Knoxville
Philatelic Society













# 1189-119261

Welcome to the
Knoxville Philatelic Society

Calendar of Events

"Knoxville Philatelic Society - Then and Now"

 

Founded in 1980 as the Expo City Stamp Club, in honor of the 1982 Knoxville World’s Fair, the club became the Knoxville Stamp Club in 1983 and the Knoxville Philatelic Society in 1994.

KPS members range from the new collector to the experienced exhibitor, and collecting interests cover the world from classic issues of the 19th century to the latest new issues. Members are eager to share their experiences and enthusiasm for our hobby, and some programs are designed to assist new collectors, young and old. Membership in the KPS is open to all interested collectors worldwide.

KPS meetings are held on the 1st Tuesday of each month at the Tennessee Valley Unitarian Universalist Church, 2931 Kingston Pike, Knoxville, TN 37919. Meetings begin at 7:00 pm with a trade and swap time, and the formal meeting begins at 7:30 pm with a program presented by a KPS member on an interesting aspect of philately. The business meeting follows the program, and meetings usually conclude by 9:00 pm. KPS members may place lots in the silent auction held before the formal meeting.

Special KPS meetings are held when a month has a 5th Tuesday. The 5th Tuesday meetings are devoted exclusively to trading and swapping. Delving through the KPS kiloware, buying stamps from the internal KPS circuit books, or purchasing from the American Philatelic Society circuit books sent to the club are among the activities at 5th Tuesday meetings. Additionally, the KPS executive board meets on those evenings, and all KPS members are invited to attend board meetings.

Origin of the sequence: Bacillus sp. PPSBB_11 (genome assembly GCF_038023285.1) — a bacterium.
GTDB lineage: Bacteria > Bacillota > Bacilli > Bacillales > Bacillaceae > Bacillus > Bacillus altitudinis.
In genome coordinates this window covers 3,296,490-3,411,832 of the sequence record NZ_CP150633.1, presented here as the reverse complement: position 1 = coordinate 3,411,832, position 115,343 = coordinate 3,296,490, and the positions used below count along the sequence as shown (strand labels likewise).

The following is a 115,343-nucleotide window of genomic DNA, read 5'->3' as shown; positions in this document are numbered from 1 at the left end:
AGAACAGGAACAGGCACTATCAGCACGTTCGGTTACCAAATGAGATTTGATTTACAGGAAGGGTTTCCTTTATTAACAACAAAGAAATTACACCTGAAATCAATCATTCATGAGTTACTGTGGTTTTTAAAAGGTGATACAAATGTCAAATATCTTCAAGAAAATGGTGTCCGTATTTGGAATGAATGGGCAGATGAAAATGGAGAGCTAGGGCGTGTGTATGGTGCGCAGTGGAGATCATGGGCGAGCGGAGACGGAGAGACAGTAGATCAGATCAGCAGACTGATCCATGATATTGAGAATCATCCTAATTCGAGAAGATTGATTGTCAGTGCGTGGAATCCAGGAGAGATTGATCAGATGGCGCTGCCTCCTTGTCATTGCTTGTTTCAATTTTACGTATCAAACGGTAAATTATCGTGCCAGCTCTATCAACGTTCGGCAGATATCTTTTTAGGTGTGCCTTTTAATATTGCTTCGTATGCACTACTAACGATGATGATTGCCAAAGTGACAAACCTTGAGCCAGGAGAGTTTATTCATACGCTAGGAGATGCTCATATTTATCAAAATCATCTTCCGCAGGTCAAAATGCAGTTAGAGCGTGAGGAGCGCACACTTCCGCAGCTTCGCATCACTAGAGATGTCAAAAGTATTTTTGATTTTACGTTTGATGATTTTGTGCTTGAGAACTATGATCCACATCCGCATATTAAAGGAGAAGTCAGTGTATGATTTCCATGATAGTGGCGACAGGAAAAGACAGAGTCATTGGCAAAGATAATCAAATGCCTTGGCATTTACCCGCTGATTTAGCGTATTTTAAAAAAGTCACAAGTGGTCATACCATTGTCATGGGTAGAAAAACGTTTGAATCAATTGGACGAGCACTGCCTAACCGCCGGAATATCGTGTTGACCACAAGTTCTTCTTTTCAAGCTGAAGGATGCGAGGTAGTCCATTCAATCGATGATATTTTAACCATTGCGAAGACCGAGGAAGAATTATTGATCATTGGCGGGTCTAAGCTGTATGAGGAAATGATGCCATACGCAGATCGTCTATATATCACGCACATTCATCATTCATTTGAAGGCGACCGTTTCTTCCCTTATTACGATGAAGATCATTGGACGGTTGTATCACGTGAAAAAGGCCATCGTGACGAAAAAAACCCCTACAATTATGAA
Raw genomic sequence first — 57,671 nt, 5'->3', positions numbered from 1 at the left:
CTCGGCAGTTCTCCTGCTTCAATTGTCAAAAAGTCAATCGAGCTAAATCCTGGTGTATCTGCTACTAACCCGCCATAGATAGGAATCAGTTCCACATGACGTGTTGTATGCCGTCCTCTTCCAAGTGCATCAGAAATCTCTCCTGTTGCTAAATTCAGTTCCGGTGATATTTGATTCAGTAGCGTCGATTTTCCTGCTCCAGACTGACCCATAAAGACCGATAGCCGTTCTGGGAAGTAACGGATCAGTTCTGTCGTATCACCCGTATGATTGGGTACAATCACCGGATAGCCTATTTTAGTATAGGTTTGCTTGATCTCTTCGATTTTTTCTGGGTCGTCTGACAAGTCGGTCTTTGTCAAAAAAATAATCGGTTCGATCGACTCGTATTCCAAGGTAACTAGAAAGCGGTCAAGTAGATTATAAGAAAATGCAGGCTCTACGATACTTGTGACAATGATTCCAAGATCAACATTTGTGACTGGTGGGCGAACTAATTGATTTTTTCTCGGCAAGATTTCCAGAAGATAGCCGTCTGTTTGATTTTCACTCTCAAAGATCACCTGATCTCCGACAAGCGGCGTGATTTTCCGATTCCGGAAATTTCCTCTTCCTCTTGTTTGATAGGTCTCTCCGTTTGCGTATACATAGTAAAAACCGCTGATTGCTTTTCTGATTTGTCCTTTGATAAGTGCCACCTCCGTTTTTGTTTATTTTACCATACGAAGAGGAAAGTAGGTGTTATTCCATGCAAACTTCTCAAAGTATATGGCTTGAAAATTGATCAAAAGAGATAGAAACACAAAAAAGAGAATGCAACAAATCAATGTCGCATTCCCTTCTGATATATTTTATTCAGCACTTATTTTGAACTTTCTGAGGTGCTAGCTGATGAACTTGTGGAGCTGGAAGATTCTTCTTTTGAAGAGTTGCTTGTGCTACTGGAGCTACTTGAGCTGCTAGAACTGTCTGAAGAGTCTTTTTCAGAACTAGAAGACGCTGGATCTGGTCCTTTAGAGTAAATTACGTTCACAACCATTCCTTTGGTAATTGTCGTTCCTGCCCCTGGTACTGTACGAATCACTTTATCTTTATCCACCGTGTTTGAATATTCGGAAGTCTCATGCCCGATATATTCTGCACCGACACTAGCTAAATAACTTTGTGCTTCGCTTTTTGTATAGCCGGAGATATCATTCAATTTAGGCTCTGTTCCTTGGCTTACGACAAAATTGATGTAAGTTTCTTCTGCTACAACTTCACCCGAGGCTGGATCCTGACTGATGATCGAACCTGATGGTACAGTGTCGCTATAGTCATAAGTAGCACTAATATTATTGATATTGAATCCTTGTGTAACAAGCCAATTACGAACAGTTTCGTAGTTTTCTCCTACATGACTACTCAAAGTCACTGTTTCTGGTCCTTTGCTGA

KPS members receive the monthly newsletter, Knoxville Philatelic Society News, back issues of which are archived at this website.  This award winning publication, which earned a Gold Award from the American Philatelic Society for 2006 and 2007, is mailed in a colorful cachet envelope featuring a theme related to a new USPS stamp.  An added bonus is the real "Stamp of the Month," included in members' newsletters, but available only in virtual form on the web site.

Each year, KPS hosts Knoxpex 2014 – its annual philatelic exhibition. Typically held the first weekend in March, Knoxpex features a program to assist youth and new collectors, a bourse of approximately 15 dealers, a show cachet and commemorative cancel, competitive exhibits, and a live auction. Admission and parking are free. KPS members may enter lots in the live auction, which is held Saturday evening during the show.

For additional information about the Knoxville Philatelic Society, contact Jim Pettway by email at jbpettway@comcast.net, or write KPS at PO Box 50422, Knoxville, TN 37950-0422.

 

Knoxville Postal History

 

The stamp images at the left highlight postal issues that relate to the city of Knoxville and surrounding area.

In the few months after June 1, 1861 when United States stamps were no longer valid for postage in the Confederacy, postmasters in many cities throughout the South issued provisional postage stamps. Two denominated adhesive stamps, two postal envelopes, and two hand stamped envelopes were produced for Knoxville postmaster, C.H. Charlton. The 5c stamp is the most common of these postal pieces, and the 10c stamp is unique.

Although the Great Smoky Mountains National Park commemorative stamp of 1934 was first issued in nearby Asheville, North Carolina, the park is shared by Tennessee and North Carolina and is only a short drive from Knoxville. The latest stamp to commemorate the park was issued in 2006.

The 1982 Knoxville World’s Fair had energy as its theme as shown by its four commemorative stamps. The original name of KPS was the “Expo City Stamp Club,” named for the fair.

The Tennessee Valley Authority was created in 1933 to assist the region with flood control, rural electrification, and economic development. The 50th anniversary of TVA, which is headquartered in Knoxville, was celebrated with a stamp in 1983.

Web content: T.W. Broadhead, 2006

 

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